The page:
The latest edition of First Things magazine, soon to be available online, contains an important piece by Princeton sociologist of religion Robert Wuthnow, “In Polls We Trust.” Actually, it’s one of the most important pieces on American religion I’ve read in quite a while. Not for what it says about American religion, necessarily. Wuthnow’s piece is important because of what it says about the polls on which everyone, academics included, rely for insights on American religion.
It’s hard to overestimate the importance of these surveys. Scholars pore over the results to ascertain trends, and, on the basis of those trends, to evaluate the state of American institutions: churches, government, courts. For example, the much touted rise of the “Nones,” the percentage of Americans with no religious affiliation, has implications for our First Amendment jurisprudence. The fewer Americans who identify with institutional religion, the weaker we can expect First Amendment protections to get. Or so some scholars, myself included, have argued.
Of course, everything turns on the accuracy of the surveys. Most of us, not being statisticians, more or less take them on faith. If Wuthnow is right, though, our faith is misguided. He points out that many surveys of American religion have serious methodological flaws. For example, religion does not always lend itself to straightforward yes/no questions of the sort surveyors ask. In addition, pollsters sometimes fail to account for regional and racial variations.
Most important, response rates are very low. The typical response rate nowadays is about nine or 10 percent, and rarely exceeds 15 percent. “In other words,” Wuthnow writes, “upwards of 90 percent of the people who should have been included in a poll for it to be nationally representative are missing. They were either unreachable or refused to participate.” With such poor response rates, it’s hard to know what the polls reveal about religion in America. This problem is compounded by the fact that the media present the results as accurate representations of what Americans believe—a misimpression that the polling industry, now worth a billion dollars a year, is understandably reluctant to correct—and by the fact that most of us “are unlikely to wade through obscure methodological appendices to learn if the response rate was respectable or not.”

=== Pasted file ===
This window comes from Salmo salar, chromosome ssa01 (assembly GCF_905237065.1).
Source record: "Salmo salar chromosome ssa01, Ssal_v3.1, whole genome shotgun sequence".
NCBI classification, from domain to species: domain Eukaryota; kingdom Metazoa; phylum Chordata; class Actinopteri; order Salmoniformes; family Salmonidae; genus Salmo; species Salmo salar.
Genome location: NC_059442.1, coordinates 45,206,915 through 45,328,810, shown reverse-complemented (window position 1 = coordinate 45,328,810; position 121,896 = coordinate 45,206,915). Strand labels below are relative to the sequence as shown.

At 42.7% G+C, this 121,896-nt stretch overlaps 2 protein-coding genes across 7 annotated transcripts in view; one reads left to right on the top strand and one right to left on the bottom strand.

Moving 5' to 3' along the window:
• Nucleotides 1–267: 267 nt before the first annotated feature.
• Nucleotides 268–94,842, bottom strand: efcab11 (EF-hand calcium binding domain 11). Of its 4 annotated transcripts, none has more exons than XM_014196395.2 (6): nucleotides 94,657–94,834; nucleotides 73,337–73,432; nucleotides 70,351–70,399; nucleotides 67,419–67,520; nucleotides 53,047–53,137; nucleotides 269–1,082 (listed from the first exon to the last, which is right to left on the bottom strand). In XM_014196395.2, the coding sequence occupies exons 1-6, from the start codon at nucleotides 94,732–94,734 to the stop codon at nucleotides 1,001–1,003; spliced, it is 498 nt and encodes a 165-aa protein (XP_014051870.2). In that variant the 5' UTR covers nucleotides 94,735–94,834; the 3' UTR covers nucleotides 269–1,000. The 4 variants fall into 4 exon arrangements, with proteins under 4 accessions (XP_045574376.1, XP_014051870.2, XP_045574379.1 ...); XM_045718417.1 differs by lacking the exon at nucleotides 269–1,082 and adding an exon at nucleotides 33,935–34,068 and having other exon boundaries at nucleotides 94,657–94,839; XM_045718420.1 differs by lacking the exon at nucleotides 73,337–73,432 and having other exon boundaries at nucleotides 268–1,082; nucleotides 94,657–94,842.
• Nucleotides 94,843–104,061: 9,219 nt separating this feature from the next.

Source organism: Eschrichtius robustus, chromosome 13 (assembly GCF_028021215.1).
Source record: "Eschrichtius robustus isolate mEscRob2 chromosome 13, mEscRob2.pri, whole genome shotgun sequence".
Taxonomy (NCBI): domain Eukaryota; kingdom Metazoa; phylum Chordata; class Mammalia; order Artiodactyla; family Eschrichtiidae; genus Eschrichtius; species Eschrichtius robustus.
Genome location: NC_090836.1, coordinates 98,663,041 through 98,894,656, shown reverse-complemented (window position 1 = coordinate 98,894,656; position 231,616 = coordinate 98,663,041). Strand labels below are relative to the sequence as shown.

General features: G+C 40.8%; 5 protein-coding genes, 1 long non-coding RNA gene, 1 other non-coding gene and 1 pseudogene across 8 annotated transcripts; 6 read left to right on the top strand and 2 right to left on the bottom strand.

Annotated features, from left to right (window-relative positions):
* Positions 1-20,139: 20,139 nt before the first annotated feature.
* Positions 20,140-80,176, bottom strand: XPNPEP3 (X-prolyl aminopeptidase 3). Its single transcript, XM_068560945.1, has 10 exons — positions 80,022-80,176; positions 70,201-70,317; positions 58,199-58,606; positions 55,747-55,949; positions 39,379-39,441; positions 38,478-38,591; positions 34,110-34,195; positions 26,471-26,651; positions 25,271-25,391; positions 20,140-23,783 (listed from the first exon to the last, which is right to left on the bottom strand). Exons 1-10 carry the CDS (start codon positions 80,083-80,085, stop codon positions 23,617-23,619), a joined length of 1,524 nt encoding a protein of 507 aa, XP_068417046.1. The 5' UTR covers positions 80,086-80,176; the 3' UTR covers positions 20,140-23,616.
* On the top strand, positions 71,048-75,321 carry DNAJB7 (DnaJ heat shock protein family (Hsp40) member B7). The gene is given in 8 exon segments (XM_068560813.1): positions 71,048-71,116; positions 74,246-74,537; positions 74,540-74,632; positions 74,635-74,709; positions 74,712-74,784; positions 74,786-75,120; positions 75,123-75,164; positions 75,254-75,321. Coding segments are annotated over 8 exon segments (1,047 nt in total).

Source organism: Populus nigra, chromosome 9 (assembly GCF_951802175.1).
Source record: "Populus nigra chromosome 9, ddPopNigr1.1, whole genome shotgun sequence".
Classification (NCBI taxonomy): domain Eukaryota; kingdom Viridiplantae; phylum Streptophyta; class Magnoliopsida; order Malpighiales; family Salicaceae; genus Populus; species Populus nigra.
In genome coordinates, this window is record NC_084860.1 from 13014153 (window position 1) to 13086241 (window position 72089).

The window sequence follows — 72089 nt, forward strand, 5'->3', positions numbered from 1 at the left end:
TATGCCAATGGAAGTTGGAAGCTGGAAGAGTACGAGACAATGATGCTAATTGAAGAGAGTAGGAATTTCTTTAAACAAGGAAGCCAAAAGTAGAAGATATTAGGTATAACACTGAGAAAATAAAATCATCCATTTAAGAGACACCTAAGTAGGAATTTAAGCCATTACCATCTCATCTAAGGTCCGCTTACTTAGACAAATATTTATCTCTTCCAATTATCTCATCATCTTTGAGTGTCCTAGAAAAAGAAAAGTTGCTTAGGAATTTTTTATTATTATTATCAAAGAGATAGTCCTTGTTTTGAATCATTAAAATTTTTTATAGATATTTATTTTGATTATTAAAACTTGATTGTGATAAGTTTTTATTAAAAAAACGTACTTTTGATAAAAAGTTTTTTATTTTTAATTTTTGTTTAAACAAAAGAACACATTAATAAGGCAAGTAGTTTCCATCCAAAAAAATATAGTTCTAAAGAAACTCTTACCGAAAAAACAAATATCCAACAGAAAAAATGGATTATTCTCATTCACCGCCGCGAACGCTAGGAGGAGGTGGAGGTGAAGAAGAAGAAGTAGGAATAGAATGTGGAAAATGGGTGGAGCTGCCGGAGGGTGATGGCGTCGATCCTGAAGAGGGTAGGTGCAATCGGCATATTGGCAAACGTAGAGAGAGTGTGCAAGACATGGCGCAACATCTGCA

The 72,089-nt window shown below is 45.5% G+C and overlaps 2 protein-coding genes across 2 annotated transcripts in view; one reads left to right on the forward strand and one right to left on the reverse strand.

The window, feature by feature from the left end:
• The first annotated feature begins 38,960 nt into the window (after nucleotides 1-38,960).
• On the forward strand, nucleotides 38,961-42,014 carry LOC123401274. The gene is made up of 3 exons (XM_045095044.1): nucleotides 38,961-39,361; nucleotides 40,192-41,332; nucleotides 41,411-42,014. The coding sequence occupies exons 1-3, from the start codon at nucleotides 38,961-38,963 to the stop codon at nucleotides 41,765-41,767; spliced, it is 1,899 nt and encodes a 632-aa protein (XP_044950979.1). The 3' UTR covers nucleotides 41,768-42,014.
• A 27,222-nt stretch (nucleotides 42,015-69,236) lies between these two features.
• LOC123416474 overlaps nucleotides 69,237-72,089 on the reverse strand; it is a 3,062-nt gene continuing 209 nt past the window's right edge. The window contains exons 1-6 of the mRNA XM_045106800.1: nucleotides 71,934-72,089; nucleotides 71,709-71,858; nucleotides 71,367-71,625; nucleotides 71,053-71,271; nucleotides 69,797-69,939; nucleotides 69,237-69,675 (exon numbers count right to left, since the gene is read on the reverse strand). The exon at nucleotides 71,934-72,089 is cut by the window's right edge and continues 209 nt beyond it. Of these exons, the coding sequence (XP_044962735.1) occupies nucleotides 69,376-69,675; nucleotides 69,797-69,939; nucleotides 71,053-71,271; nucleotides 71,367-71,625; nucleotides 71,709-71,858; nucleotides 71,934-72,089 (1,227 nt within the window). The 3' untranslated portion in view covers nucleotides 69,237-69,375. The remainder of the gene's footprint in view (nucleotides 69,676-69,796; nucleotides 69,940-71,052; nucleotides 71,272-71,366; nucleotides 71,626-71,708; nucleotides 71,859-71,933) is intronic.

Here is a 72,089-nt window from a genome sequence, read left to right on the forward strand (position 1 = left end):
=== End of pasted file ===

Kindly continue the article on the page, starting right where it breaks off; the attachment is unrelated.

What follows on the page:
Consider the rise of the Nones, for example. Maybe we really are seeing an explosion in the number of Americans without a religious affiliation, as these surveys suggest. But maybe we aren’t. Maybe the number of Nones is actually much lower. Maybe the number is much higher. Wuthnow’s point is, it’s hard to know on the basis of flawed polls. Now, to be sure, there are other indications that organized religion is declining. Some churches keep membership records; these are harder numbers, and they show that some churches are experiencing declining memberships. Still, one has to be a little careful about declaring trends on the basis of limited information.
The inaccuracy of the polls is more than just an academic matter, because polls may actually help drive social change. It’s human nature to want to follow the crowd. If you think that Nones are the wave of the future, you’re more likely to call yourself one; if you think that Church is a dying institution, you’re more likely to leave. On the basis of these polls, pundits write stories about the new religious movement; advertisers and other cultural influencers take note of the polls and factor them into their work. Before you know it, the decline of religion and the rise of the Nones is a matter of conventional wisdom people take for granted. In other words, polls can have a disproportionate social impact, even if they are unreliable.
None of this is to say that organized religion isn’t in fact experiencing a decline; as I say, there are plenty of indications, other than these polls. But I wonder how major polling firms will respond to Wuthnow’s criticisms. At the very least, his essay suggests many of us should treat surveys on American religion with more caution than we do.
Mark Movsesian is the Frederick A. Whitney Professor of Contract Law and the Director of the Center for Law and Religion at St. John’s University School of Law. His previous blog posts can be found here.